Written collaboratively by Norman Spencer and Paul Smolen M.D.
Whether they play formal sports or just run around the school yard at recess, most children are active enough to need fluid replacement. Till recently, children drank water to rehydrate; in today’s world, however, active children commonly consume sports and energy drinks to rehydrate. These drinks were designed for athletes who endure extremes in physical and environmental stress, not for children playing little league baseball or a Saturday morning soccer game. Unfortunately children are consuming too many of these sports and energy drinks, and they are not drinking enough water.
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The American Academy of Pediatrics (AAP) together with the Council on Sports Medicine and Fitness (COSMF) completed a major review of sports and energy drinks literature from 2000 to 2009. This review sought to differentiate sports drinks from energy drinks, identify common ingredients, and discuss harmful effects of these drinks. This report identified that “sports drinks” contain carbohydrates (sugars), minerals, artificial flavors and colors to replace lost water during exercise; “energy drinks” contain all the above plus stimulants such as caffeine and taurine for performance enhancement.
Do we really want our little ones drinking sports and energy drinks when all they need is water? Well-balanced diets containing carbohydrates, fats, and proteins can more than adequately replace nutrients lost during active play. Overconsumption of sports and energy drinks can cause serious problems, such as obesity, for growing children. In addition, consuming caffeine or other stimulants can increase a child’s heart rate, disturb his or her sleep, create a physical dependence, and trigger withdrawal headaches. In 2005, the American Association of Poison Control Centers received 2600 calls related to caffeine abuse in patients younger than 19 years. Remember, the majority of the energy drinks available to young athletes contain some form of caffeine in abundance.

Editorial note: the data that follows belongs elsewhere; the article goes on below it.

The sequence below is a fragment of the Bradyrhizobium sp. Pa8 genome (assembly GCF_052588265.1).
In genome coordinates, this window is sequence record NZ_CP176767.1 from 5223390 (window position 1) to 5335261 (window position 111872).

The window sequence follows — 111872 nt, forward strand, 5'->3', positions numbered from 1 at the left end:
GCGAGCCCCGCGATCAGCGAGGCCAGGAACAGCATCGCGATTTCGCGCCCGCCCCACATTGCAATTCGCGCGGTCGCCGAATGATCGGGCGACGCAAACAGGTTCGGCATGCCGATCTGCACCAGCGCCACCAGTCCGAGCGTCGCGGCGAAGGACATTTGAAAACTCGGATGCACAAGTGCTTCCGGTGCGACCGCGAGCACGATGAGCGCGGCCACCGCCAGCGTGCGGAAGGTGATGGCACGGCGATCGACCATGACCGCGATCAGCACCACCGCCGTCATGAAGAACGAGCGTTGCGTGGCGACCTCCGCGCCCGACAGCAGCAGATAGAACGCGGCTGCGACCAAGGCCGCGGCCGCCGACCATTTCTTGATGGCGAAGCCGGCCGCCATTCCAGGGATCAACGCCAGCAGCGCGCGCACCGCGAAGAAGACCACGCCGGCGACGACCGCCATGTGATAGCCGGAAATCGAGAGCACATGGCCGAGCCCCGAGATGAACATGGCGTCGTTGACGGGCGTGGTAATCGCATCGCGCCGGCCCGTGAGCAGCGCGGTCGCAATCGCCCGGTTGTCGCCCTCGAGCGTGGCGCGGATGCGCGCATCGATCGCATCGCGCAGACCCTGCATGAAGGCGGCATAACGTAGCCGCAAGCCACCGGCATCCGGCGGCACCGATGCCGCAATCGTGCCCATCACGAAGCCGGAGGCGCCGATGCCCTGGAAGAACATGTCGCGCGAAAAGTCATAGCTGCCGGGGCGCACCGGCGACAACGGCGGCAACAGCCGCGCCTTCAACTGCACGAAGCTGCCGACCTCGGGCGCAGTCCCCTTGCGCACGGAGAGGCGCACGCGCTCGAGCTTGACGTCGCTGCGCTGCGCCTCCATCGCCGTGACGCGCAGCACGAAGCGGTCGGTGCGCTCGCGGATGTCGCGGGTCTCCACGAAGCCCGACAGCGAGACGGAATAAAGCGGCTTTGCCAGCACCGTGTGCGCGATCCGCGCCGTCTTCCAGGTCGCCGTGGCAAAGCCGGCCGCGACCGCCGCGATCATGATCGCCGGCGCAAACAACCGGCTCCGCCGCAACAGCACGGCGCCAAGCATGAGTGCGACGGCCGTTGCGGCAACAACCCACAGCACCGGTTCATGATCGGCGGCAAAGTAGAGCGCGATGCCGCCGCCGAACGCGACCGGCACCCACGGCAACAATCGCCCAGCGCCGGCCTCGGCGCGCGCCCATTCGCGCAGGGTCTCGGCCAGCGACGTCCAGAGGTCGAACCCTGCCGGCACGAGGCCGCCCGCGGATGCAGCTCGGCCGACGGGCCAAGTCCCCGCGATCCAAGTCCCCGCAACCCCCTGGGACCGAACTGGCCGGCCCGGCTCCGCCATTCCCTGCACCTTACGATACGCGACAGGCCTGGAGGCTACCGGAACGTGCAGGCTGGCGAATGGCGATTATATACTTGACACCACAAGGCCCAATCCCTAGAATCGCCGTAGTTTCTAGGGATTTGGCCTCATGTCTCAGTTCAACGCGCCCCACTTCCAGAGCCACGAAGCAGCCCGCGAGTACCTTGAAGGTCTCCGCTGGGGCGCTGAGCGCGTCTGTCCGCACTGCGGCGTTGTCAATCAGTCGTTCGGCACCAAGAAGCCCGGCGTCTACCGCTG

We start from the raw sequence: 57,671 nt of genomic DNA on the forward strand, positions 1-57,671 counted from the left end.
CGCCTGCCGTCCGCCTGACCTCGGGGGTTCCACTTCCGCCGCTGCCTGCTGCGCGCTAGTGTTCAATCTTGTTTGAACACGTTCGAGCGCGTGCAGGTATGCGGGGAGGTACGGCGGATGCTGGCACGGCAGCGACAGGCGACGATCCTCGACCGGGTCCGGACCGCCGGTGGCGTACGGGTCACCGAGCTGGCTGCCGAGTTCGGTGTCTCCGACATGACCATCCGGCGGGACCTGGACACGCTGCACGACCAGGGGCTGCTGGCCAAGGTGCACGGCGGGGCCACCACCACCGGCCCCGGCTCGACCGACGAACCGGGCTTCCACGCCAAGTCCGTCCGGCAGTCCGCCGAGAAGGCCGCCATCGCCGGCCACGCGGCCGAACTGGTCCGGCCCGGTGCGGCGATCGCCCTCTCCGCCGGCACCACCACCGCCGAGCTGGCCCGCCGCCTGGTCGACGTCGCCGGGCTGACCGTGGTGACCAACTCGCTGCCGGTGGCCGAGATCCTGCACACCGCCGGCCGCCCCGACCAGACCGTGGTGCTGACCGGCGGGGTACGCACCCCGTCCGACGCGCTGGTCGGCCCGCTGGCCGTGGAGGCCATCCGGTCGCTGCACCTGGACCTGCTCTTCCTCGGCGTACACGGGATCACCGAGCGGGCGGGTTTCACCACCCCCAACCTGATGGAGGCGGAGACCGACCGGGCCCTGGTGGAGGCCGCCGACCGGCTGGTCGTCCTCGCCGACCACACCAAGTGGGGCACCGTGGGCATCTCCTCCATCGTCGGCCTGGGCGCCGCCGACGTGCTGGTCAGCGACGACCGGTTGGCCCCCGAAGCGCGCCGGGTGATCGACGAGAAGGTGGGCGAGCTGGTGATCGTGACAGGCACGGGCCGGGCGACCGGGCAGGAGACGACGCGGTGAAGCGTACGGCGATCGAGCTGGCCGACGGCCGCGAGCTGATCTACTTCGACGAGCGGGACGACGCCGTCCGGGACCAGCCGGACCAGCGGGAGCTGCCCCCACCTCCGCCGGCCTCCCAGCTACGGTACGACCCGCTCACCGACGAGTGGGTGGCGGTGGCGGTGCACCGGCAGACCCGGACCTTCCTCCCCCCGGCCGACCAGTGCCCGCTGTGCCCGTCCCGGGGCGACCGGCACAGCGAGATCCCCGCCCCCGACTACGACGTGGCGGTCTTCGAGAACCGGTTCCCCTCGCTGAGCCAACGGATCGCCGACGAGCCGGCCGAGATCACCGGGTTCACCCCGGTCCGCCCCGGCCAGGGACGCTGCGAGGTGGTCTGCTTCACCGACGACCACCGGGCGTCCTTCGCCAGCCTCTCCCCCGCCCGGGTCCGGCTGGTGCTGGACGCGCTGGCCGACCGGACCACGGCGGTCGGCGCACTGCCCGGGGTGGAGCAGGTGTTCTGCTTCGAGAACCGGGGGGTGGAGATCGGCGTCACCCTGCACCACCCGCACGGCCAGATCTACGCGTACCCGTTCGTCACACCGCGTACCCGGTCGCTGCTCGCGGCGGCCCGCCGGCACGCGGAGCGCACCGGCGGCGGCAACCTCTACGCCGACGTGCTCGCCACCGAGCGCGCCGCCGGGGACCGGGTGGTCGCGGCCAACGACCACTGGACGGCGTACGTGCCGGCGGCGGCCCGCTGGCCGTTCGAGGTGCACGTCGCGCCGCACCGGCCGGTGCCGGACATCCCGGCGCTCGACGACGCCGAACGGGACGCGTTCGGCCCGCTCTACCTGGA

As children grow up, parents should encourage children to drink plenty of water. Water truly is the perfect “sports drink” since the body is made of it and can’t run without it. Professional athletes may benefit from the consumption of sports drinks, but child athletes will best benefit from drinking water on and off the the playing field. Let them enjoy the sweet taste of victory instead of an artificially flavored and colored bottle of salty sugar water!
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Dr. Paul Smolen has been practicing pediatrics for 32 years as an attending physician at Carolinas Medical Center, an Adjunct Associate Professor at the University of North Carolina School of Medicine-Chapel Hill, and a private practitioner.
To learn more about Dr. Smolen, click here.
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